Under DAP Incoterms 2020 the seller has no obligation to clear the goods for import , pay any import duty or carry out any import formalities so your customer should be the importer and pay the duty. You and your customer should be clear on who is responsible for what and who is paying for what.
You would provide the retrospective evidence yourself by providing the statement on origin wording on a replacement commercial document ie packing list or invoice. You will need to check the origin rule for each product as they may be different to the specific example I gave
When you make a statement on origin you need to keep your own records that the goods meet the origin requirements as HMRC are entitled to verify this at a later date.
If the goods are manufactured in Italy (EU) then they cannot go back to the EU under the trade agreement duty free, as the agreement doesn't cover returned goods. Goods returned to the EU can go back duty free only if you have details of the export declaration when they left the EU to prove they were originally shipped from the EU.
Your transport company is correct - just stating UK origin on your invoice will not suffice. We have a trade agreement with the EU that which sets out what the requirements are to claim the reduced/nil duty on import.
What wasn't made clear in the press coverage is that for UK exporters it does not apply to all goods sent from the UK or even everything manufactured in the UK. It can be quite complex to understand.
HMRC publish guidance here
In short for manufactured goods
1. the goods must be processed beyond minimal processes such as repacking, cutting up etc - there is quite a long list
2. the goods must meet the product specific origin rule - so you need to look up the requirements for 8425 or 8413 in Annex 3 of the agreement.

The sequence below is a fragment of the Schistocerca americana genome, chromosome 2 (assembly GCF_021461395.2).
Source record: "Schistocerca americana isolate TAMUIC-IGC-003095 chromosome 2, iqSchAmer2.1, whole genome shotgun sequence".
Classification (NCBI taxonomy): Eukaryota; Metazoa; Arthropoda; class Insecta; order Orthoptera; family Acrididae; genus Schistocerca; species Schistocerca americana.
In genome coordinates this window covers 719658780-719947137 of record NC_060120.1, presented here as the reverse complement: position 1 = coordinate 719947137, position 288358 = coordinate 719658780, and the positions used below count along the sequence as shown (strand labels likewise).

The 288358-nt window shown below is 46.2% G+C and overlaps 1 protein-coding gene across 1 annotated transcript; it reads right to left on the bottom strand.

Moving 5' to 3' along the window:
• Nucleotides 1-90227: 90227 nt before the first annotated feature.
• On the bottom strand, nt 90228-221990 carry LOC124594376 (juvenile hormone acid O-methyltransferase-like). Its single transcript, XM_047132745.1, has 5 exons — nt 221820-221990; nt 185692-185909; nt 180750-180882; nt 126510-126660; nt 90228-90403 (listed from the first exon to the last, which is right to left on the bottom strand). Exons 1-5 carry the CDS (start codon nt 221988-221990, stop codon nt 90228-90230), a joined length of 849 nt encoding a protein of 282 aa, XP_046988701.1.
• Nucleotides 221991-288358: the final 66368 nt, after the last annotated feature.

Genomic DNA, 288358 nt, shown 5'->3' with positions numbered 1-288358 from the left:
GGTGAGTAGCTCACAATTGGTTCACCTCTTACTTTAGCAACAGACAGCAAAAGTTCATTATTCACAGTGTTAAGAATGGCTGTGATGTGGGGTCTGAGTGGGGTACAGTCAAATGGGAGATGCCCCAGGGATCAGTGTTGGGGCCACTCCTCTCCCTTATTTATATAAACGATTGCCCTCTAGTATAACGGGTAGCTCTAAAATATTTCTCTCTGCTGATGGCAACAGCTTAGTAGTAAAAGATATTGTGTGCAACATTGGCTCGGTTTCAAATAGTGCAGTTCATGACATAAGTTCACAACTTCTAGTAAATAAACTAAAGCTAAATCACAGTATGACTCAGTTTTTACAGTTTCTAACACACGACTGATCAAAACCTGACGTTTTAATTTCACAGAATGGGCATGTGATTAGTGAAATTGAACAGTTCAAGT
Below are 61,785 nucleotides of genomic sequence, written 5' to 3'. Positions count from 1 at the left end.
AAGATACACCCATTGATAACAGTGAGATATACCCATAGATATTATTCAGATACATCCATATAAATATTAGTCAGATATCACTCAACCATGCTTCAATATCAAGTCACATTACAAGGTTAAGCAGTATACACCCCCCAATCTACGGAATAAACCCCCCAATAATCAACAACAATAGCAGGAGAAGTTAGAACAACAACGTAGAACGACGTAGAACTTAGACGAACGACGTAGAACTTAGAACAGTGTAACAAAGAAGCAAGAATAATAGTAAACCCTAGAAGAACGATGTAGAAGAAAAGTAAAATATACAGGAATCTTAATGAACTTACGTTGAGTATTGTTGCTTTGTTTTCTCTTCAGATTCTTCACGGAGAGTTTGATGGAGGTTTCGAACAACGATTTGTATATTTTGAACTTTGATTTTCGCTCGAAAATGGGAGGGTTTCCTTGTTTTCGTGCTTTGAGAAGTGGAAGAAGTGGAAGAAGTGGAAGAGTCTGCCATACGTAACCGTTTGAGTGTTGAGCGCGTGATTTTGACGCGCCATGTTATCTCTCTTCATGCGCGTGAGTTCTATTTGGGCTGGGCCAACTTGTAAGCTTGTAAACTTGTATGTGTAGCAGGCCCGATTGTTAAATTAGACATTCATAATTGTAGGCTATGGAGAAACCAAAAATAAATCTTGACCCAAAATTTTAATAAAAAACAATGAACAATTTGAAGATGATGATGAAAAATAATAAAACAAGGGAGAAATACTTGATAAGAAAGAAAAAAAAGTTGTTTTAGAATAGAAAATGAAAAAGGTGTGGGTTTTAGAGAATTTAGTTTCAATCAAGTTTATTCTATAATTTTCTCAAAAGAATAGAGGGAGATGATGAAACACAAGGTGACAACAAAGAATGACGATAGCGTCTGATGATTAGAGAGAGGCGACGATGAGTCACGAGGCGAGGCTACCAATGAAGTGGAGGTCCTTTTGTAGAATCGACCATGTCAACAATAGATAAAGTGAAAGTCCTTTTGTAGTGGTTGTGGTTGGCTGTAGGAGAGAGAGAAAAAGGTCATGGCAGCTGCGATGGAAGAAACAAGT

for 84 25 the rule is
CTH except from non-originating materials of heading 84.31;
MaxNOM 50 % (EXW).
This means that you have a choice of two rules
CTH means everything not UK originating used in the manufacture must be of a different tariff heading to the finished product. You cannot however include non originating products in TH 8431.
or no more than 50% of the value of the EX-Works price of the finished goods can be non UK originating.
3 If your goods meet the criteria you add the statement on origin to your invoice or other commercial document- you will need to use the wording specified . The exporter of the products covered by this document (Your VAT no) declares that,
except where otherwise clearly indicated, these products are of UK preferential origin.
4. Your customer claims the reduced duty on import - the fright forwarder should know how to do this.
You do not need proof of origin from the Chamber of Commerce - you are self certifying.
If you have been charged I assume you have agreed this with your customer as it would be normal for the importer to pay the duty. It may be possible for the named importer to reclaim the duty retrospectively from the Irish Revenue of proof of preferential origin can be provided.
I would take care in relying on a commodity code provided by a supplier. It may be a good starting point but China as do some other countries have a slightly different interpretation as we do in the UK.
You sound as if you are describing typical fees charged by a clearance agent for the services of submitting a Customs import declaration to clear your goods at import and possibly disbursements for any duties paid on your behalf to HMRC. Such charges may be be zero rated for VAT if they relate to supply of transportation or related services connected with an import.
Import duties if applicable are an unrecoverable cost.
You say are using postponed import VAT so there is no import VAT to pay but rather be accounted for by using your Downloaded Postponed VAT statement. https://www.gov.uk/guidance/complete-your-vat-return-to-account-for-import-vat